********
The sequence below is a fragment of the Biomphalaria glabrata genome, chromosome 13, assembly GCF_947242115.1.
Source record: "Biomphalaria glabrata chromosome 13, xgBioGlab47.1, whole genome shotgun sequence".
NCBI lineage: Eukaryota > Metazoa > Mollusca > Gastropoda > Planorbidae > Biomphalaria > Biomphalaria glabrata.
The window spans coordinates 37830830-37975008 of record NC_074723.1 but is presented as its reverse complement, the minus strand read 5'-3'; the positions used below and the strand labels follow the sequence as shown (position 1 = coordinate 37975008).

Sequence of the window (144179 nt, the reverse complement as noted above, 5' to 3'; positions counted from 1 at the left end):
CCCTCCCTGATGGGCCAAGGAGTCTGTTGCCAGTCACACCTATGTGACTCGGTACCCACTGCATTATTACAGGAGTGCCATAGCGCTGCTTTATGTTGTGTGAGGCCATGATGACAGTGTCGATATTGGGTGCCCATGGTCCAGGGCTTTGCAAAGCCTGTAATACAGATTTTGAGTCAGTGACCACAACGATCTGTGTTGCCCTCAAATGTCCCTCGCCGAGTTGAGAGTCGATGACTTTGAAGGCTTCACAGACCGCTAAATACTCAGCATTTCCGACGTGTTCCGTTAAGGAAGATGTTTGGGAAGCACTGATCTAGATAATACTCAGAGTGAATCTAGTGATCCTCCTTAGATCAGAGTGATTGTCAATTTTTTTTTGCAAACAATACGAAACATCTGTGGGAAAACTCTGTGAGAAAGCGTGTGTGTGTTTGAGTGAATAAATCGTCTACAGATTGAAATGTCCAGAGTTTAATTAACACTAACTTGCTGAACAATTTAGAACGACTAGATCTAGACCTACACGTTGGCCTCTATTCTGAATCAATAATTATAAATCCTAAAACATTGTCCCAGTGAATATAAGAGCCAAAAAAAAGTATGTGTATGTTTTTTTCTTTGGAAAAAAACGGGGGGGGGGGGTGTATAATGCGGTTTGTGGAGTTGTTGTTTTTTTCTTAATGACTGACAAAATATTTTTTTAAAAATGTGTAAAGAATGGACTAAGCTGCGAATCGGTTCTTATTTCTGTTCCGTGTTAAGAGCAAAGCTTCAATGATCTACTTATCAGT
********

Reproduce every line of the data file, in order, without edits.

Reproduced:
The sequence below is a fragment of the Biomphalaria glabrata genome, chromosome 13, assembly GCF_947242115.1.
Source record: "Biomphalaria glabrata chromosome 13, xgBioGlab47.1, whole genome shotgun sequence".
NCBI lineage: Eukaryota > Metazoa > Mollusca > Gastropoda > Planorbidae > Biomphalaria > Biomphalaria glabrata.
The window spans coordinates 37830830-37975008 of record NC_074723.1 but is presented as its reverse complement, the minus strand read 5'-3'; the positions used below and the strand labels follow the sequence as shown (position 1 = coordinate 37975008).

Sequence of the window (144179 nt, the reverse complement as noted above, 5' to 3'; positions counted from 1 at the left end):
CCCTCCCTGATGGGCCAAGGAGTCTGTTGCCAGTCACACCTATGTGACTCGGTACCCACTGCATTATTACAGGAGTGCCATAGCGCTGCTTTATGTTGTGTGAGGCCATGATGACAGTGTCGATATTGGGTGCCCATGGTCCAGGGCTTTGCAAAGCCTGTAATACAGATTTTGAGTCAGTGACCACAACGATCTGTGTTGCCCTCAAATGTCCCTCGCCGAGTTGAGAGTCGATGACTTTGAAGGCTTCACAGACCGCTAAATACTCAGCATTTCCGACGTGTTCCGTTAAGGAAGATGTTTGGGAAGCACTGATCTAGATAATACTCAGAGTGAATCTAGTGATCCTCCTTAGATCAGAGTGATTGTCAATTTTTTTTTGCAAACAATACGAAACATCTGTGGGAAAACTCTGTGAGAAAGCGTGTGTGTGTTTGAGTGAATAAATCGTCTACAGATTGAAATGTCCAGAGTTTAATTAACACTAACTTGCTGAACAATTTAGAACGACTAGATCTAGACCTACACGTTGGCCTCTATTCTGAATCAATAATTATAAATCCTAAAACATTGTCCCAGTGAATATAAGAGCCAAAAAAAAGTATGTGTATGTTTTTTTCTTTGGAAAAAAACGGGGGGGGGGGGTGTATAATGCGGTTTGTGGAGTTGTTGTTTTTTTCTTAATGACTGACAAAATATTTTTTTAAAAATGTGTAAAGAATGGACTAAGCTGCGAATCGGTTCTTATTTCTGTTCCGTGTTAAGAGCAAAGCTTCAATGATCTACTTATCAGT